US Catholic Faith in Real Life

Pope, sex, media, Part 2

By Bryan Cones | Print this pagePrint | Email this pageShare

It's hard to read the info in the last post, and not have an opinion, especially as a blogger. To be honest I think the pope's critics have a point when they argue that even the implicit claim that humanity needs saving from homosexuality and same-sex marriage is out of place and even dangerous for those who live in places where gay, lesbian, bisexual, and transgender people face violence, legal persecution, imprisonment, or even execution because of their sexuality or gender. Coming on the heels of the Vatican's opposition to a UN declaration calling for the decriminalization of homosexuality the world over, activists can't be blamed for making the connection and calling the pope out on it.

But I think another issue, one illustrated by the headlines, is that the pope is a little tone-deaf to the media. A hundred years ago few paid attention to his end-of-year message to the papal household. Now, within minutes, the whole thing is posted, and minutes later come the media interpretations. Unless this pope wants to be known solely for his opposition to same-sex marriage, he may want to consider just how often he mentions it in the presence of reporters.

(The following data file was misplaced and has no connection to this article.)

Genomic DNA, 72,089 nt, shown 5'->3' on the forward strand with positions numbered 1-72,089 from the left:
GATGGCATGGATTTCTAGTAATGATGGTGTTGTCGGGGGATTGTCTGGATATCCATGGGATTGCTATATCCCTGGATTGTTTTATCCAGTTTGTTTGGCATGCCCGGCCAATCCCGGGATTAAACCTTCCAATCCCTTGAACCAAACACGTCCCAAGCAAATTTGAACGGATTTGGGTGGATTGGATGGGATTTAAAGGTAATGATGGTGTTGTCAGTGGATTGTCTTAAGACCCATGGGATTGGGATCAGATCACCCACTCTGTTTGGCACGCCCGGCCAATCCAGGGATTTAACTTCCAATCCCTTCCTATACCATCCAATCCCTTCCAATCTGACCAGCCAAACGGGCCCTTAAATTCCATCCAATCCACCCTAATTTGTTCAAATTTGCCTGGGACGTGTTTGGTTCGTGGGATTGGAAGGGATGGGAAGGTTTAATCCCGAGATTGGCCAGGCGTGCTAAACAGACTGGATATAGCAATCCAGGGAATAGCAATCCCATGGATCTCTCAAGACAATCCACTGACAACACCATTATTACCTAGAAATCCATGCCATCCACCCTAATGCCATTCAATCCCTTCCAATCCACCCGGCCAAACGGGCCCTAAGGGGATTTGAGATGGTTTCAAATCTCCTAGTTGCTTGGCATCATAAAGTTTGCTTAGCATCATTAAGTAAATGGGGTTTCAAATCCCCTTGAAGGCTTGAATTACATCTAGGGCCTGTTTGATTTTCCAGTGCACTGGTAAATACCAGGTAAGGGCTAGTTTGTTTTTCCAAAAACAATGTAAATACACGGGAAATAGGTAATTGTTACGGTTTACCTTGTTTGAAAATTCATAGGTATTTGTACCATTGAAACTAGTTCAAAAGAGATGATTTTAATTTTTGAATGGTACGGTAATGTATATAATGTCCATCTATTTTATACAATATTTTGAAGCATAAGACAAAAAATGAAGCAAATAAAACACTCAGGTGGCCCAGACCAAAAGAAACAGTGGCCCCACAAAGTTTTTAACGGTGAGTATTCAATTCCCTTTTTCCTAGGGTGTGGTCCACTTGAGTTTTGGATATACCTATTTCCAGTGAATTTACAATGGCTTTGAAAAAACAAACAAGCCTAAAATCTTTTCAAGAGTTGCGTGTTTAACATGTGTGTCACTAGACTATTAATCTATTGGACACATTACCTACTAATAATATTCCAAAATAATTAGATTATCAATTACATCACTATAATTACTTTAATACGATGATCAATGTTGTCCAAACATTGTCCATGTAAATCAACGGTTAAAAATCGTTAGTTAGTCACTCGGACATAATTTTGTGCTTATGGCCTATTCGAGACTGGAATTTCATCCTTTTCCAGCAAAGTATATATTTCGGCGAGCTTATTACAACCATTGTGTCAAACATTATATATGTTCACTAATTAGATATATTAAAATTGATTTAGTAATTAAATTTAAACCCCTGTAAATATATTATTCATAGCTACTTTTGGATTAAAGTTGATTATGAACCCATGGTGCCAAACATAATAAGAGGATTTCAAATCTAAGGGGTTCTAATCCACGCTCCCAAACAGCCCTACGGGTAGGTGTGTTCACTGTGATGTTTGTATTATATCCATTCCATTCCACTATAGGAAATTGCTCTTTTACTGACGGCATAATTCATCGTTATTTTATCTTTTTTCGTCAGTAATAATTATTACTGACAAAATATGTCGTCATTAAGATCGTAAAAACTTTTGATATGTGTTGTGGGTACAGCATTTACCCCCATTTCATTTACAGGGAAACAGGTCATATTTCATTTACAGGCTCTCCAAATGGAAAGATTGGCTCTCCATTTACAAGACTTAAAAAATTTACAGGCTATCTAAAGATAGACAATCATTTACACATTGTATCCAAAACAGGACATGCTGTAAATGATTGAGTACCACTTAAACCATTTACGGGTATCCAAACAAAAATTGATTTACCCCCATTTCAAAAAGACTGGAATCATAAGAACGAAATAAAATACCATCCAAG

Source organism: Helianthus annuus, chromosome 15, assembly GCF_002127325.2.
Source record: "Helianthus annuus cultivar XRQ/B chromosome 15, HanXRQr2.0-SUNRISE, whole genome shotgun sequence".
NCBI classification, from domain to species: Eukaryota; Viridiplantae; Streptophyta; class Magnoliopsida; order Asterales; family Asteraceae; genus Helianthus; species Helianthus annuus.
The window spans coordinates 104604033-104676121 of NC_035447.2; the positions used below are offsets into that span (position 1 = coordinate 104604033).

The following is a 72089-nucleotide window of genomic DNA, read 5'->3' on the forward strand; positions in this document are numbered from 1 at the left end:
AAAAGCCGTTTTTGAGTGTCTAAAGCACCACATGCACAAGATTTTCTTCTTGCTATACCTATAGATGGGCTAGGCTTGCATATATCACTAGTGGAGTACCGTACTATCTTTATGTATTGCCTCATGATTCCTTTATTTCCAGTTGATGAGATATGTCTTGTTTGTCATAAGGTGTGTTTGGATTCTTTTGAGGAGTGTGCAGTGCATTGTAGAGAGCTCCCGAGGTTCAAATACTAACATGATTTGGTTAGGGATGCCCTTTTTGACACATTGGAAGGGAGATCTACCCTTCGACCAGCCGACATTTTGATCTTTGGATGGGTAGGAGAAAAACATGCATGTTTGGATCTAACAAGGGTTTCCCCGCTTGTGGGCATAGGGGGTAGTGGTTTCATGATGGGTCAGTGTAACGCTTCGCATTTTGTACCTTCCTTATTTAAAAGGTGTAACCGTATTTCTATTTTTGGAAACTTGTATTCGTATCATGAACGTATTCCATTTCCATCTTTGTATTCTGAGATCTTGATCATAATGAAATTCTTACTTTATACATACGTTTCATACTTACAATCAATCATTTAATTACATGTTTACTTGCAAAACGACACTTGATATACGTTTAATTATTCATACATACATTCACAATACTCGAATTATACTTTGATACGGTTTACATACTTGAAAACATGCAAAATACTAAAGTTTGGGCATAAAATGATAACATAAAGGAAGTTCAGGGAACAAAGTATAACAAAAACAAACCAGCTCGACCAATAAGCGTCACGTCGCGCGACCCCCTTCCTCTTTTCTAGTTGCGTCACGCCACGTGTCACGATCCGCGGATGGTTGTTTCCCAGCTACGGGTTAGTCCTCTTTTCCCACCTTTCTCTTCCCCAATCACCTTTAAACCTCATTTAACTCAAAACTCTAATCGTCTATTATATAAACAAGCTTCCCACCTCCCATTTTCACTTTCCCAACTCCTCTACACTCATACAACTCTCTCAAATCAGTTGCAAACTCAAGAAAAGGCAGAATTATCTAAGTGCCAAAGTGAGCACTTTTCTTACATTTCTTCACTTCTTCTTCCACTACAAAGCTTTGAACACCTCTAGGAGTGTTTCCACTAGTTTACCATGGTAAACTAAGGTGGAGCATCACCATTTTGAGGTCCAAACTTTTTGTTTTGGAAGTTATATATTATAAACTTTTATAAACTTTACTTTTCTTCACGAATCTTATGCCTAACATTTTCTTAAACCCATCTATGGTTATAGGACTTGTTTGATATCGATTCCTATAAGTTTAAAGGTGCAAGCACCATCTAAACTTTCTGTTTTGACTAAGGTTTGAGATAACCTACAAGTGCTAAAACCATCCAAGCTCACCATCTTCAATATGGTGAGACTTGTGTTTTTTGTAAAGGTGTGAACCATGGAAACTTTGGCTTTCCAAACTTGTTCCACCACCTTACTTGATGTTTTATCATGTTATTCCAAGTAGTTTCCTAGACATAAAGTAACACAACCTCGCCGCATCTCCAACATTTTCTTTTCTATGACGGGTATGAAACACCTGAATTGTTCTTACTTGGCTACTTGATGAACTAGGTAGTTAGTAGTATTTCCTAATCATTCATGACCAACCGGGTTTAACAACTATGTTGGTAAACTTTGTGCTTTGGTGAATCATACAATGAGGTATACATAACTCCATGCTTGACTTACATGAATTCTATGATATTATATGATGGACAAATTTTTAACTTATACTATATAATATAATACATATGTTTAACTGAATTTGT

That's not only for his own sake, but for the sake of gay and lesbian people and their families. At times I fear that the pope thinks of GLBT people as something other than Catholic, when in fact we can expect to find among God's people the same number of GLBT people as we find in any population, and with a Catholic population of over 1 billion, I think it's safe to assume that there are GLBT Catholics in the tens of millions.

The pope may owe the media nothing, but he has a sacred duty to the baptized--all of them. And that means care with words and carefully distinguishing (and at times withholding) what is, in the end, his opinion about the connection between environmentalism and sexuality, and not the teaching of the Roman Catholic Church.